16th of Tamuz, 5784 | ט״ז בְּתַמּוּז תשפ״ד

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Home » Old Testament » Jonah » Lesson 5 Ch2

Lesson 5 Ch2


THE BOOK OF JONAH

Lesson 5, Chapter 2

Before we continue in Jonah chapter 2 when we examine Jonah’s Psalm or prayer of Thanksgiving that consumes the bulk of the chapter, I want to speak to you about a principle that is embedded in what we’ve studied so far in order for us to notice something not only interesting, but vitally important to our understanding of Yehoveh, God of Israel. As I have mentioned, the Book of Jonah is far more about what God is really like than what Jonah is really like. What I want to highlight, then, is the notion of the power of our sincere repentance to God when we break His moral code, thus offending Him, and then noticing how He responds to it.

One of the elements of Jonah that makes this little book so perplexing to many Bible scholars is this strange mix of how God deals with Jonah versus how God deals with Nineveh, and then Jonah’s reaction to it all. What, I think, contributes mightily to the muddle has to do with God’s decision to send Jonah to Nineveh in order to give them the opportunity to repent so that God might show these gentiles compassion and mercy; something that Jonah thought was reserved only for Israel…God’s chosen and set-apart people. But, beyond that, it seems to me that despite 5 centuries of their growing familiarity with their God, Jonah and Israel had an incomplete understanding of just how the quality of repentance actually worked, and it is reflected in their doctrines and teachings prior to the 8th century B.C. before a better understanding of it seemed to be emerging. Let me explain.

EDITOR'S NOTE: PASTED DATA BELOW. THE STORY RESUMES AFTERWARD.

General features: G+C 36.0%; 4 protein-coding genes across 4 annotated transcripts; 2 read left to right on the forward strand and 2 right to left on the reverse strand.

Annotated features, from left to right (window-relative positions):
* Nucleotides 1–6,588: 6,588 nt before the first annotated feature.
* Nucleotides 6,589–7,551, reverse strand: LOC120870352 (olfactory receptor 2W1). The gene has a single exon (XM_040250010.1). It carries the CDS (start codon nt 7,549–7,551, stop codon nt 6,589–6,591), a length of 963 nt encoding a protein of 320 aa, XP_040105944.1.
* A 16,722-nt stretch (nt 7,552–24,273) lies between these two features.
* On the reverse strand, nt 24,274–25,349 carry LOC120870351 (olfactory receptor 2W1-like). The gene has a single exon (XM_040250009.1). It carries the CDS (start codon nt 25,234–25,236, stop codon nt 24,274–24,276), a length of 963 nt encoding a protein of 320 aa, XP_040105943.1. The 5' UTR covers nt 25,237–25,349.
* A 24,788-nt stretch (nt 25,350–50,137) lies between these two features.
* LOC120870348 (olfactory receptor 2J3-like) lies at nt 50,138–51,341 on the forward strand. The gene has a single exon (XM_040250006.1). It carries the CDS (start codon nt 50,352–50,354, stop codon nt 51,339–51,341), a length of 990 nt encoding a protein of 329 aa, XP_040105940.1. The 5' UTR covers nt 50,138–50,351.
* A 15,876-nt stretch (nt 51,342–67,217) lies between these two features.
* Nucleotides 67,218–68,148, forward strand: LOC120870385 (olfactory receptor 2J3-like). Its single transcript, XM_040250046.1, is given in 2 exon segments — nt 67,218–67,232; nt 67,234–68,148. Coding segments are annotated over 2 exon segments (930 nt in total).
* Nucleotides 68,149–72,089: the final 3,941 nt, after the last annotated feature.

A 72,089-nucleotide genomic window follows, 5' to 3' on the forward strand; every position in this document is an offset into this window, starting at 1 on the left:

Jonah was wrestling with a fairly new doctrine in Israel that seems to have come about very late in the 9th or very early in the 8th century B.C. Before I go further with this discussion I want to give much credit to the renowned Bible scholar David Noel Freedman for his outstanding research on the subject of Jonah and repentance. The new doctrine I speak of could be named in English: “the God who repents about the evil”. In the biblical Hebrew it was called niham ‘al hara ‘a. So, how did this new theological understanding about repentance come to light? Clearly humanity does not have the capacity to understand very much about the mind of God…even though so much about His mind and perspective is written for us in the Holy Scriptures… without much passing of time in between new revelations of understanding that seem to surface at irregular intervals. Unlike the largely discredited theological notion of Dispensationalism that Darby introduced in the mid-1800’s (which much of the Church today, amazingly, still hangs on to), whereby it is God who progresses by changing the way He administers His justice…even changing the rules of the game at times in different eras…in fact the reality is that the Bible shows us that it is humans who seem to progress from era to era in our understanding God’s never-changing mindset. These profound revelations that seem to come to us suddenly and unexpectedly are probably a direct result of a perfect timing that God wills according to stages of Redemption History…a schedule that only He knows and controls… or perhaps it happens when He determines that His worshippers have had sufficient time (and usually we’re talking centuries) to really ponder God and what we know about Him thus far. So, in the 8th century an additional understanding of God seemed to emerge as it concerns the idea of repentance and divine justice.